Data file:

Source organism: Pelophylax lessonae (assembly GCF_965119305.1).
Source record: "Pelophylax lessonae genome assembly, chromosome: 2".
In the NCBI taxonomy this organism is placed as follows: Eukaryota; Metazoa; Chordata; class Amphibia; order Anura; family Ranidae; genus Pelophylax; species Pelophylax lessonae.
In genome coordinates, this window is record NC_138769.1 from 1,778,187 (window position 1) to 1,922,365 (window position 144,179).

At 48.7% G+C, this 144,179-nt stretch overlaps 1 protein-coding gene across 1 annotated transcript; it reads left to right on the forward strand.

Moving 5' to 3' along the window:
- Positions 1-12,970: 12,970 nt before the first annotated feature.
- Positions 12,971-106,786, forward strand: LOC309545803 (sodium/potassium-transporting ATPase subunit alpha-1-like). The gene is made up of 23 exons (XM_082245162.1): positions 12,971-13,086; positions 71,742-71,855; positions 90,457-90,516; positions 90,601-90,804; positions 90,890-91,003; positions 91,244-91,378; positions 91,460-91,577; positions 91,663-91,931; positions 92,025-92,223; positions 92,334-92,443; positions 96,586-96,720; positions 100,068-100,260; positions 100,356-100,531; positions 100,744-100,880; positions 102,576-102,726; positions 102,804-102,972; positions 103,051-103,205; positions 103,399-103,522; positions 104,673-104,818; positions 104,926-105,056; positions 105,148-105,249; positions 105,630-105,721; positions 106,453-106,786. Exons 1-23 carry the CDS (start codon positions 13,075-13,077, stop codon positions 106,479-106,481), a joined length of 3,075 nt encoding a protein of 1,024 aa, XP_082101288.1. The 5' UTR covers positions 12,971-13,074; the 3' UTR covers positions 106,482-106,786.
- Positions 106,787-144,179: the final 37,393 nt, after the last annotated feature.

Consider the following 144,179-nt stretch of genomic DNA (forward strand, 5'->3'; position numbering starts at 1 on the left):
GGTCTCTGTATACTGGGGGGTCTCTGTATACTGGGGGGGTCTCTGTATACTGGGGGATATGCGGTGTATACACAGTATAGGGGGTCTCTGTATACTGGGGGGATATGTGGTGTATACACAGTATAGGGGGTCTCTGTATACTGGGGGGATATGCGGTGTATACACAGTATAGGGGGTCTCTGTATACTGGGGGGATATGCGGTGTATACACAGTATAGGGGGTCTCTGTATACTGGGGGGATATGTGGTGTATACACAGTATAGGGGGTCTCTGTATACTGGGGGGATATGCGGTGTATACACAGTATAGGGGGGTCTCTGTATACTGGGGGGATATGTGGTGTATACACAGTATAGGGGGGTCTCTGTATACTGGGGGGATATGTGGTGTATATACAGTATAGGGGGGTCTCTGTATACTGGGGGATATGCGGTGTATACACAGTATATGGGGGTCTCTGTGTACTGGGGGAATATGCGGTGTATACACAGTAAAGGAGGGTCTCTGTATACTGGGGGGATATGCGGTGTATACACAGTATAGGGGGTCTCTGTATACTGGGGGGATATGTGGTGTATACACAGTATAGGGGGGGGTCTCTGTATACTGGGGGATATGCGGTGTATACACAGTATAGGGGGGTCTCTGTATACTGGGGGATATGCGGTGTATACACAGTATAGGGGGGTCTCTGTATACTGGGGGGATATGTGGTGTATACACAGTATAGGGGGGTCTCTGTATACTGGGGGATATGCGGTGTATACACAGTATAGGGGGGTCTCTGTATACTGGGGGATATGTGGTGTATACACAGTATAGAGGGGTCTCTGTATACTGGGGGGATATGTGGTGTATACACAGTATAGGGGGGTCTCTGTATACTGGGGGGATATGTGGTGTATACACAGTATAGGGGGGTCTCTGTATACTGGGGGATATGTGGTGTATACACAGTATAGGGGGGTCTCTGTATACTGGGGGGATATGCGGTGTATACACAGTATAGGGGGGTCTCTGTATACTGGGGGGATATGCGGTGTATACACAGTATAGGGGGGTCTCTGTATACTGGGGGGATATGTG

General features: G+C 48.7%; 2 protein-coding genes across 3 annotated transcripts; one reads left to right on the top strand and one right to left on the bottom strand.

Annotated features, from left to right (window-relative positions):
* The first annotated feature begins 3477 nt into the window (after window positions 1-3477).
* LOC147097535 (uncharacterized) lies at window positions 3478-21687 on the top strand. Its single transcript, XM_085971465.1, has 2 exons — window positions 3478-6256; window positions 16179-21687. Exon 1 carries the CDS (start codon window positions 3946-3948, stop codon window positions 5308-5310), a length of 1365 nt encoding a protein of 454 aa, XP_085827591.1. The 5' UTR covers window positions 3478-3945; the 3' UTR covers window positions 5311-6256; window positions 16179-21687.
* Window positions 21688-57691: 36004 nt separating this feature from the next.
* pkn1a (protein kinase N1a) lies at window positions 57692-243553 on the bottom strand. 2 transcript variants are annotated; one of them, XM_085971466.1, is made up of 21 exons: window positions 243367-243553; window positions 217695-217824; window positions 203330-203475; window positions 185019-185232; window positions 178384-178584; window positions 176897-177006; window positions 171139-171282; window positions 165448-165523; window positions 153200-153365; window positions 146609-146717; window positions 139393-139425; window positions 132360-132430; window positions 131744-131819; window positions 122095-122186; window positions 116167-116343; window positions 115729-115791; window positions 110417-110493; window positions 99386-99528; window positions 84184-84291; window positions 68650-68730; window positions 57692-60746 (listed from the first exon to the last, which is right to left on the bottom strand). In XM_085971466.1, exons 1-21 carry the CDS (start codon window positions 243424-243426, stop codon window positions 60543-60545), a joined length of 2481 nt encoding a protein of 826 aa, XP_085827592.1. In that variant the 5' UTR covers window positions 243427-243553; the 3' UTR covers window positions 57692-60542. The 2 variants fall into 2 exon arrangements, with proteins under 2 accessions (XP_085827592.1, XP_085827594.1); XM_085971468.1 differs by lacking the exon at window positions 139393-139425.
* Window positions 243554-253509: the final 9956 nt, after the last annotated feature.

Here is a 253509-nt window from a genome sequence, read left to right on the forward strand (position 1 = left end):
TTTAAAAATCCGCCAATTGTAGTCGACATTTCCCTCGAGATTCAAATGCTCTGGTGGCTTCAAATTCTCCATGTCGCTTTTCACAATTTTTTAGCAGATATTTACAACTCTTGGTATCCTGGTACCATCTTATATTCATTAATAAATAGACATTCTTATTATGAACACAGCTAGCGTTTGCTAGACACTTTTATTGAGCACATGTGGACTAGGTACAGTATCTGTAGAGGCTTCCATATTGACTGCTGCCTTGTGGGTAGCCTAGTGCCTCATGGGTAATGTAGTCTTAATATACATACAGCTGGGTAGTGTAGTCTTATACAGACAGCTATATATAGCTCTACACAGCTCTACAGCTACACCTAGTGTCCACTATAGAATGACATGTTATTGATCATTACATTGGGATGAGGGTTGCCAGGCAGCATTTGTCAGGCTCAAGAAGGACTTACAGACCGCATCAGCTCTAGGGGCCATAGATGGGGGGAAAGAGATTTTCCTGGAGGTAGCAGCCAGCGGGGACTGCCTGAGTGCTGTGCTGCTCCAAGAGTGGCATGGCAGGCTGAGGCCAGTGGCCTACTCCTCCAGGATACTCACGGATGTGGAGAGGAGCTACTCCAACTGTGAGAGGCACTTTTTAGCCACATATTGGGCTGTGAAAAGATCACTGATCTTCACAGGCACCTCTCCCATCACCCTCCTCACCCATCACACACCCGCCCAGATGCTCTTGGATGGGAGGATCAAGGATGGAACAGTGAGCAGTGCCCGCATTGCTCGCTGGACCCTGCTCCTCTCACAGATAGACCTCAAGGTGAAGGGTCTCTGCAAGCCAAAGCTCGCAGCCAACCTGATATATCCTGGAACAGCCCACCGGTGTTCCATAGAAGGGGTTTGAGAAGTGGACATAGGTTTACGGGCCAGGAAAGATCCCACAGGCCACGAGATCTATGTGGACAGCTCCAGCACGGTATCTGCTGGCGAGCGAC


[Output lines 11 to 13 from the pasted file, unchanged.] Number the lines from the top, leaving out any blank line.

GGTCTCTGTATACTGGGGGGTCTCTGTATACTGGGGGGGTCTCTGTATACTGGGGGATATGCGGTGTATACACAGTATAGGGGGTCTCTGTATACTGGGGGGATATGTGGTGTATACACAGTATAGGGGGTCTCTGTATACTGGGGGGATATGCGGTGTATACACAGTATAGGGGGTCTCTGTATACTGGGGGGATATGCGGTGTATACACAGTATAGGGGGTCTCTGTATACTGGGGGGATATGTGGTGTATACACAGTATAGGGGGTCTCTGTATACTGGGGGGATATGCGGTGTATACACAGTATAGGGGGGTCTCTGTATACTGGGGGGATATGTGGTGTATACACAGTATAGGGGGGTCTCTGTATACTGGGGGGATATGTGGTGTATATACAGTATAGGGGGGTCTCTGTATACTGGGGGATATGCGGTGTATACACAGTATATGGGGGTCTCTGTGTACTGGGGGAATATGCGGTGTATACACAGTAAAGGAGGGTCTCTGTATACTGGGGGGATATGCGGTGTATACACAGTATAGGGGGTCTCTGTATACTGGGGGGATATGTGGTGTATACACAGTATAGGGGGGGGTCTCTGTATACTGGGGGATATGCGGTGTATACACAGTATAGGGGGGTCTCTGTATACTGGGGGATATGCGGTGTATACACAGTATAGGGGGGTCTCTGTATACTGGGGGGATATGTGGTGTATACACAGTATAGGGGGGTCTCTGTATACTGGGGGATATGCGGTGTATACACAGTATAGGGGGGTCTCTGTATACTGGGGGATATGTGGTGTATACACAGTATAGAGGGGTCTCTGTATACTGGGGGGATATGTGGTGTATACACAGTATAGGGGGGTCTCTGTATACTGGGGGGATATGTGGTGTATACACAGTATAGGGGGGTCTCTGTATACTGGGGGATATGTGGTGTATACACAGTATAGGGGGGTCTCTGTATACTGGGGGGATATGCGGTGTATACACAGTATAGGGGGGTCTCTGTATACTGGGGGGATATGCGGTGTATACACAGTATAGGGGGGTCTCTGTATACTGGGGGGATATGTG

General features: G+C 48.7%; 2 protein-coding genes across 3 annotated transcripts; one reads left to right on the top strand and one right to left on the bottom strand.

Annotated features, from left to right (window-relative positions):